FIG. 4 is a flowchart schematically representing a method for determining power based on a speed-related value in accordance with the present invention;

FIG. 5 is a flowchart schematically representing a variant of the method of FIG. 4;

FIG. 6 is a flowchart schematically representing another variant of the method of FIG. 4; and

FIG. 7 is a flowchart schematically representing another variant of the method of FIG. 4.

FIG. 8 is a graph showing pedaling torque in Newton/Meters as a function of crank arm angle in degrees while pedaling at 90 rotations per minute (RPM) and expending 250 watts.

FIG. 9 is a graph showing angular velocity in radians or degrees per second as a function of time in seconds with constant resistance.

DETAILED DESCRIPTION OF THE INVENTION

Specific embodiments of the present invention will be described by the following non-limiting examples which will serve to illustrate various features of the invention. With reference to the drawing figures in which like reference numerals designate like parts throughout the disclosure, representative embodiments of the present invention are shown as system 5A in FIG. 1 and system 5B in FIG. 2 which are configured to calculate power of a bicyclist based on speed values. It is understood that the speed values may include various speed-related values, such as values that are functions of speed or components of speed, for example, changes in speed and/or rates of changes in speed, as explained in greater detail elsewhere herein.

Referring now to FIG. 1, the system 5A is arranged on a bicycle 7 that has a frame 9 that supports a seat 11, handlebars 13, and front forks 14 that support a front wheel 15 that may include spokes 16. The frame 9 also supports a back wheel 17 and a drivetrain 18 that transfers power from the bicyclist to the back wheel 17 for propelling bicycle 7. Drivetrain 18 includes a left pedal 19 and a right pedal 21 that are connected to left and right crank arms 23, 25, respectively, of a crank assembly 26. The crank arms 23, 25 are arranged to rotate a crank chain ring 27 that is coupled to a driven sprocket 29, which is typically one of several sprockets in a stack or cone of differently-sized sprockets, by a chain 31 or belt (not shown). The driven sprocket 29 is operably coupled to a hub assembly 33 that carries and rotates the back wheel 17 by way of spokes 35 or a solid disc (not shown).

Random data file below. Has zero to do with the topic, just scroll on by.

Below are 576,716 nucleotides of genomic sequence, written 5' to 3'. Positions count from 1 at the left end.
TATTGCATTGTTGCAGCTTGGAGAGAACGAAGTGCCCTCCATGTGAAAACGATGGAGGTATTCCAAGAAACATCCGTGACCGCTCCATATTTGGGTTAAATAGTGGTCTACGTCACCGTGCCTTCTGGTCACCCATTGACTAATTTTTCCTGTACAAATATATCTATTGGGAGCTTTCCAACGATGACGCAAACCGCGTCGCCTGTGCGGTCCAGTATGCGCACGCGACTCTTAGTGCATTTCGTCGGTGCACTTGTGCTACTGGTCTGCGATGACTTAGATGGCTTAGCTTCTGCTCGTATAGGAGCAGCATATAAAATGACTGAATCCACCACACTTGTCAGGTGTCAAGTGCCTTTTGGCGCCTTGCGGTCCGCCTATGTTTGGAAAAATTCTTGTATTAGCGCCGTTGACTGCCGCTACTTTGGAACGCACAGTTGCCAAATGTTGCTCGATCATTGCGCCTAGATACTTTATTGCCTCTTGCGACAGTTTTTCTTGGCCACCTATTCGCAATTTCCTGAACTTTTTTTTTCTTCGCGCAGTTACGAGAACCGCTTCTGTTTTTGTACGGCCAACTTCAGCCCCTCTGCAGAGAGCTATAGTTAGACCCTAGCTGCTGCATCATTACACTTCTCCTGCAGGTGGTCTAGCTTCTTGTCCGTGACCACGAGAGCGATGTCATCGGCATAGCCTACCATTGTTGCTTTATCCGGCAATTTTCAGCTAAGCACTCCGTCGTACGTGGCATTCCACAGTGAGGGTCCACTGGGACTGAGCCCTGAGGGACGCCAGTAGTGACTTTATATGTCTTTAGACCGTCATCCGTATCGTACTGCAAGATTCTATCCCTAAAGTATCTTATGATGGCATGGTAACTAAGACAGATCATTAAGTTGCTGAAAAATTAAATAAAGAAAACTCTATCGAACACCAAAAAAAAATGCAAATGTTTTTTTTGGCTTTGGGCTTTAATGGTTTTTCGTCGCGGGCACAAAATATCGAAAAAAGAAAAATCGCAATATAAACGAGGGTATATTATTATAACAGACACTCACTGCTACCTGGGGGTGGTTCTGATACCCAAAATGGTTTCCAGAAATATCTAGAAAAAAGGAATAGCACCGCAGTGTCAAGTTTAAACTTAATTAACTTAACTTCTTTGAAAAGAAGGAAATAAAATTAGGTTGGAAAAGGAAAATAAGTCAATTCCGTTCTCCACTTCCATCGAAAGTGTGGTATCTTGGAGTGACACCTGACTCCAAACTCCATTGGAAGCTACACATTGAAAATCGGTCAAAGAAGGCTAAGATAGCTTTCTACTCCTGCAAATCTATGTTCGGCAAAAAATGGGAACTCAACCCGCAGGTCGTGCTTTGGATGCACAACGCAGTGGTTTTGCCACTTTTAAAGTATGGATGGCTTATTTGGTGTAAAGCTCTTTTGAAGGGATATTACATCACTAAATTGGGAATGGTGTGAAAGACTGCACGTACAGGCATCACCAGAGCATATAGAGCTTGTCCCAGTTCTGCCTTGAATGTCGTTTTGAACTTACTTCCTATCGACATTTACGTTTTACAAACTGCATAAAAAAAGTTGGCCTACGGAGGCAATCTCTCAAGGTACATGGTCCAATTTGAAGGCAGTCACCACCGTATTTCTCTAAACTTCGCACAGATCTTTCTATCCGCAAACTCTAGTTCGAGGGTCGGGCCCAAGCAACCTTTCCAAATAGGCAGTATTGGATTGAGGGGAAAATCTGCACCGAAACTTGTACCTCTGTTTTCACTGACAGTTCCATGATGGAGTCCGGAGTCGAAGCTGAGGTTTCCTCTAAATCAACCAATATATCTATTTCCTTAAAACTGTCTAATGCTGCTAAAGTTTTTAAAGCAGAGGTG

Still referring to FIG. 1, a measuring device shown as sensing device 36 may be arranged upon the bicycle 7 for determining performance characteristics of the bicycle 7 or rotating components of the bicycle 7, such as speed, acceleration, and/or deceleration, as explained in greater detail elsewhere herein. The sensing device 36 may include a sensor, shown here as a sensor(s) 37 that is arranged upon the bicycle 7 for sensing or otherwise determining a speed, acceleration, and/or deceleration of a rotating component of the bicycle 7. In one embodiment, the sensor(s) 37 may be arranged on the front forks 14 and/or the front wheel 15 for sensing speed of the front wheel 15, which may include measuring rotational speed or velocity of the front wheel 15 as a rotating component. In another embodiment, the sensor(s) 37 may be arranged toward the back of the frame 9 for sensing speed of the back wheel 17, which may include measuring rotational speed or velocity of the back wheel 17 as a rotating component. It is understood that the sensor 37 may be arranged at a different location upon the bicycle 7 for sensing speed, acceleration, and/or deceleration of a different portion of the front or back wheel 15, 17, or a speed(s) of a different rotating component, such as a rotating component within the crank assembly 26. In another embodiment, the sensor(s) 37 is arranged for sensing the speed such as linear speed, acceleration, or deceleration of the overall system or the bicycle 7 itself and the bicyclist, instead of a rotating component of the bicycle 7.